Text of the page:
In 2016, My 64-year-old father was a victim of Florida’s free-kill law. He was Baker Acted to the hospital due to an emotional breakdown, he was sedated to death because he was inconsolable at the loss of my mother, his wife, his companion of 48 years. She had died suddenly, the night before, at home. He was shocked. Nobody saw it coming. It was easier for the understaffed and overworked nurses at North Broward Medical Center to keep him quiet with an unwarranted chemical restraint than it was to put up with him begging to be released and crying out in grief over his loss.
On his death certificate, it says he died of old age, but he was clearly overdosed on drugs, against his will. The cocktail of drugs he was given upon arrival was enough to kill anyone. It included: Seroquel, Depakote, Lovenox, Lisinopril, Lorazepam, and Haldol. His medical file documented a past history of having a severe adverse effect on Haldol. His hospital records show he declined the drug and others upon being admitted. In addition, it should never be given with Seroquel, according to the “black box warning” list, because the combination of Seroquel and Haldol is considered deadly.
Other drugs were given to him for no reason at all, including IV antibiotics, though he was not sick, a flu shot, which he verbally rejected, and Narcan, (a drug commonly used to reverse opioid overdose, though he was not given any opioids). I assume this was given in a desperate attempt to revive him when he stopped breathing.
Because of the Baker Act in place, the nurses would not speak to me about anything. In fact, at one point I came into the room and my father leaned forward to hug me. As we embraced and he cried to me "mommy is gone," a nurse injected drugs into his IV. As he fell backward he said to me,
"You gotta get me out of here, they are going to kill me."
When I questioned the nurse and told her he can not tolerate most drugs, and that he was known to have bad reactions, she responded by saying that he was trying to get out of bed and therefore had to be sedated. I argued to no avail. I never saw him awake again. I didn't realize at the time that these would be the last words my father ever said to me.
I turned my focus to getting everything ready for his release and my mother's funeral arrangements. I assumed my father could live through anything and at least he was safe. It was not ideal, but it would only be a few days that he was under the Baker Act, and then we would take him home to let the healing begin.
I didn't know he was on a vicious cycle of drugs,
a combination that would soon kill him.
My father was drugged into a stupor until he could no longer breathe. I had wrongly trusted the hospital to take care of him while I put together my mother's viewing, funeral arrangements and secured a plot for her burial. I had hoped to pick him up to bring him to these life-closing events, but I ended up burying him alongside my mother, holding a double funeral on November 20th, 2016.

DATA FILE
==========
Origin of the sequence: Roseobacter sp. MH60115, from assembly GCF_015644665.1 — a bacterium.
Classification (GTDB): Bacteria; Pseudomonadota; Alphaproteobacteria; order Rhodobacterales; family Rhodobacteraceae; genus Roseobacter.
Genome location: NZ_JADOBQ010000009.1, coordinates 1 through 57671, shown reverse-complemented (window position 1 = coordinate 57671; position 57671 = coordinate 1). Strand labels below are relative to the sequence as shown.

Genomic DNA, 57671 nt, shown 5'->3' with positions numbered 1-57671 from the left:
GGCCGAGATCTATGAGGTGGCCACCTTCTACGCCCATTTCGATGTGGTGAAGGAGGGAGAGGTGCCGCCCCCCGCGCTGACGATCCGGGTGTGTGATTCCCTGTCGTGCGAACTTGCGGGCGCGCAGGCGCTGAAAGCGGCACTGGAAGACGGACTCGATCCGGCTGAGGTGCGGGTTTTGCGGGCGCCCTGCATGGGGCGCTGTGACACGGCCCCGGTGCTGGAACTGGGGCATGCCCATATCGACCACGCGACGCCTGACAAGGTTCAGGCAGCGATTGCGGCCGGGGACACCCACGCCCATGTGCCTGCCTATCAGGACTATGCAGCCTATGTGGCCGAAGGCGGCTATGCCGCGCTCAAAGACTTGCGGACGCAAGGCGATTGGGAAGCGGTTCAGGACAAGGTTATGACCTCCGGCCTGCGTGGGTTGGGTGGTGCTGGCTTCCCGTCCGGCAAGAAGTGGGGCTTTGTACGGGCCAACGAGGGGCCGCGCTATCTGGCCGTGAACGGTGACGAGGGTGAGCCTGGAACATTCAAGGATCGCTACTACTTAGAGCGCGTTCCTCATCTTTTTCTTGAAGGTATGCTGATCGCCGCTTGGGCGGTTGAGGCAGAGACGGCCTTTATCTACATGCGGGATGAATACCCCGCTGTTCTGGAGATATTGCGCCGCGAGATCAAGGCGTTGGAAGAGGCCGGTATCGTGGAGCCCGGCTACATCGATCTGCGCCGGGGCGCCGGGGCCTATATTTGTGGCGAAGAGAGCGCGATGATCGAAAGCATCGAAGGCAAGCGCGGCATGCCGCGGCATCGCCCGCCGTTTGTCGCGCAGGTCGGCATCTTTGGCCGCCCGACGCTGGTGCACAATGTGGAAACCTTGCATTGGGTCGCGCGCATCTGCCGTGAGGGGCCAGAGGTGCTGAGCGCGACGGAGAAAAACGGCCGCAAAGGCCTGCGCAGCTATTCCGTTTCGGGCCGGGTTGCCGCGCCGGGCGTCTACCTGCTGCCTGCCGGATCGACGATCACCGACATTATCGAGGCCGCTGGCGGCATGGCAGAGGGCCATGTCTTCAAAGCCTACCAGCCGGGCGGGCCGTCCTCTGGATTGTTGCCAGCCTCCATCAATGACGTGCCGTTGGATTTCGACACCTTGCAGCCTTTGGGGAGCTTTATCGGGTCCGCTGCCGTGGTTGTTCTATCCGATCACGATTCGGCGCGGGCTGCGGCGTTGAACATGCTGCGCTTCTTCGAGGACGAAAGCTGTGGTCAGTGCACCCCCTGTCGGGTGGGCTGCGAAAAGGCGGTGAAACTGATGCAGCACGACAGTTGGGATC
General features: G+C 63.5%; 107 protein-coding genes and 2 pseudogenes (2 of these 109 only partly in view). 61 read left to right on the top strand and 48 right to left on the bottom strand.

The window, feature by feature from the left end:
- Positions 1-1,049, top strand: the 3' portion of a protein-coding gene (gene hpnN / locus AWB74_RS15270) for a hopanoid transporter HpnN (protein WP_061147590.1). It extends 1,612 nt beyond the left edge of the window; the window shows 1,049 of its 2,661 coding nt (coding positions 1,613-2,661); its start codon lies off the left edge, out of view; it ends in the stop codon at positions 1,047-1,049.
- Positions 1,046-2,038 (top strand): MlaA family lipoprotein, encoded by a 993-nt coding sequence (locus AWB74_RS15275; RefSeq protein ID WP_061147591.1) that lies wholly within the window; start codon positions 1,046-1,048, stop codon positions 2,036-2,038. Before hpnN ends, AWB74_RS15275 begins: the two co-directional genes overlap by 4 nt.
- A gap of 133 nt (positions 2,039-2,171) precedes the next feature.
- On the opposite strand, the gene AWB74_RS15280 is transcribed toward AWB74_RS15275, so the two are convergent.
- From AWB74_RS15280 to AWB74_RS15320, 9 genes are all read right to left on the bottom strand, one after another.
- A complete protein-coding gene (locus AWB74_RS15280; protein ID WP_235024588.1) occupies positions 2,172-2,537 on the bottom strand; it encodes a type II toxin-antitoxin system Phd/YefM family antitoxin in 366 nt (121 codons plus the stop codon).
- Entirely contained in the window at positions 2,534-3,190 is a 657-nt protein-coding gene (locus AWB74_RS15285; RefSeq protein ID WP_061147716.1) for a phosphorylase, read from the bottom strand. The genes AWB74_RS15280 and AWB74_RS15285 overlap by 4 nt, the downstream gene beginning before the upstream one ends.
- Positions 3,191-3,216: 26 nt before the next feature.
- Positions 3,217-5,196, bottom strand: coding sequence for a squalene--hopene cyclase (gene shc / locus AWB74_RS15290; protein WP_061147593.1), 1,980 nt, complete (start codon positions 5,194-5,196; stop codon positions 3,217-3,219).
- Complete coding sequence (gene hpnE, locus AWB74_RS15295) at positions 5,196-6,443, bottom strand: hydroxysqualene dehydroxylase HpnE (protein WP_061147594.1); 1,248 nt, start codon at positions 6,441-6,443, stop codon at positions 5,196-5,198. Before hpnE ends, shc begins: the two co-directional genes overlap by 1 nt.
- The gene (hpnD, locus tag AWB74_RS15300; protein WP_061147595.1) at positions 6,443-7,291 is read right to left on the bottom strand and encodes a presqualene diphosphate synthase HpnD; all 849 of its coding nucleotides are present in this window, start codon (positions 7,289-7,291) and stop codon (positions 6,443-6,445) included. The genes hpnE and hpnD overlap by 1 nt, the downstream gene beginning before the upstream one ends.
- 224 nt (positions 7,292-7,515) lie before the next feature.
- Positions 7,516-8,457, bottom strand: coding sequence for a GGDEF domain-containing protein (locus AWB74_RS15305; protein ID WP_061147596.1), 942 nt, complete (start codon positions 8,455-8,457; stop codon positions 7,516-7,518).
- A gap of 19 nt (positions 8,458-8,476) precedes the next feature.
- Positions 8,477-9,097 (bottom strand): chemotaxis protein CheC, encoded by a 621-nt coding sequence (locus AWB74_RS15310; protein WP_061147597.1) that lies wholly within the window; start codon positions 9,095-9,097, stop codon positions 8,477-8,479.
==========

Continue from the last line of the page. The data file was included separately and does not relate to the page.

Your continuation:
It felt like being on a runaway train with no breaks.
Everything happened so fast
I couldn't stop it, all I could do is scream in horror.
Thank God for those around me who were there to catch me at each juncture.
I am well past the statute of limitations to sue the hospital for taking his life away from me while I was grieving for my mother. I will never be able to file a suit. I put up this website in February of 2017 to see if there were others suffering and if I could create change and a FaceBook group. As of today, I can’t even count the number of stories that have come in. This class of people (the unmarried with no minor children) clearly does not have equal protection under the law, when medical negligence causes death, and it’s just plain wrong.
When I tell people the story, for the first time, the moment I tell them that I could not sue, some shrink back in shock. They are surprised or may even doubt that I have a case because it seems so unreal that I can’t actually sue for such an atrocity because my father was not married and I was over 25.
This law makes no sense at all
It’s an arbitrary carve out to save money for big corporations
When I get this reaction, I like to point out that if a surgeon performs surgery drunk, and makes an error, for example, nicks an artery, or forgets to close properly, if the victim falls in this free-kill category, the family can not sue. I have actually heard two cases where a drunken surgeon caused someone's death due to his own intoxication. In one case, the surgeon actually admitted it to the victim’s daughter, to relieve the burden on his own conscience, fully knowing that she would be able to do nothing about it. He literally said he was drunk when he went into surgery and messed up, killing her father.